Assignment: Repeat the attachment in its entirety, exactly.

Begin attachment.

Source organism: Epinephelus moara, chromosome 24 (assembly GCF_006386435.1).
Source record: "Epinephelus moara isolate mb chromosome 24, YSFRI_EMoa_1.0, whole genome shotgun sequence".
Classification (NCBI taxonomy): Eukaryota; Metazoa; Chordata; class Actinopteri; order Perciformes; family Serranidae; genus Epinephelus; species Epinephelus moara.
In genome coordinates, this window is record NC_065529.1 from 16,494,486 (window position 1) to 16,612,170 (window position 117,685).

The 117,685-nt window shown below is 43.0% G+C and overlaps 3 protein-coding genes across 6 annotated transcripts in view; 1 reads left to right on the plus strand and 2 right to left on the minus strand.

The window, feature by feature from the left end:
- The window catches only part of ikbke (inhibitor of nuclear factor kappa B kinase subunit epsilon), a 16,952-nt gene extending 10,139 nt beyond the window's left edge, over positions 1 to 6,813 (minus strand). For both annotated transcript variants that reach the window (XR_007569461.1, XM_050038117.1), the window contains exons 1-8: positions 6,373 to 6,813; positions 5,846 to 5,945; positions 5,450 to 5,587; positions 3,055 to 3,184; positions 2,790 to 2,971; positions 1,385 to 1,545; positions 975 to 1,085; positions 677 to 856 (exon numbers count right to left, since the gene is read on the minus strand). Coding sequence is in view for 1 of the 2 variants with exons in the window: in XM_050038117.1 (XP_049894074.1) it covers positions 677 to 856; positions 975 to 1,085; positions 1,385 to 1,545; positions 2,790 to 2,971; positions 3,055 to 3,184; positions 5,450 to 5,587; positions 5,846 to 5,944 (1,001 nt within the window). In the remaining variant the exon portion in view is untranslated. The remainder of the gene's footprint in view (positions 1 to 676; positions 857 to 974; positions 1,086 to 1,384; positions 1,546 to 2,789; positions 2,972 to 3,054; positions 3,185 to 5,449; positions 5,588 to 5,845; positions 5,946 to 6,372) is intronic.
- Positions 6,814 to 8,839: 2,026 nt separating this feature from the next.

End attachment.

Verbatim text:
Source organism: Epinephelus moara, chromosome 24 (assembly GCF_006386435.1).
Source record: "Epinephelus moara isolate mb chromosome 24, YSFRI_EMoa_1.0, whole genome shotgun sequence".
Classification (NCBI taxonomy): Eukaryota; Metazoa; Chordata; class Actinopteri; order Perciformes; family Serranidae; genus Epinephelus; species Epinephelus moara.
In genome coordinates, this window is record NC_065529.1 from 16,494,486 (window position 1) to 16,612,170 (window position 117,685).

The 117,685-nt window shown below is 43.0% G+C and overlaps 3 protein-coding genes across 6 annotated transcripts in view; 1 reads left to right on the plus strand and 2 right to left on the minus strand.

The window, feature by feature from the left end:
- The window catches only part of ikbke (inhibitor of nuclear factor kappa B kinase subunit epsilon), a 16,952-nt gene extending 10,139 nt beyond the window's left edge, over positions 1 to 6,813 (minus strand). For both annotated transcript variants that reach the window (XR_007569461.1, XM_050038117.1), the window contains exons 1-8: positions 6,373 to 6,813; positions 5,846 to 5,945; positions 5,450 to 5,587; positions 3,055 to 3,184; positions 2,790 to 2,971; positions 1,385 to 1,545; positions 975 to 1,085; positions 677 to 856 (exon numbers count right to left, since the gene is read on the minus strand). Coding sequence is in view for 1 of the 2 variants with exons in the window: in XM_050038117.1 (XP_049894074.1) it covers positions 677 to 856; positions 975 to 1,085; positions 1,385 to 1,545; positions 2,790 to 2,971; positions 3,055 to 3,184; positions 5,450 to 5,587; positions 5,846 to 5,944 (1,001 nt within the window). In the remaining variant the exon portion in view is untranslated. The remainder of the gene's footprint in view (positions 1 to 676; positions 857 to 974; positions 1,086 to 1,384; positions 1,546 to 2,789; positions 2,972 to 3,054; positions 3,185 to 5,449; positions 5,588 to 5,845; positions 5,946 to 6,372) is intronic.
- Positions 6,814 to 8,839: 2,026 nt separating this feature from the next.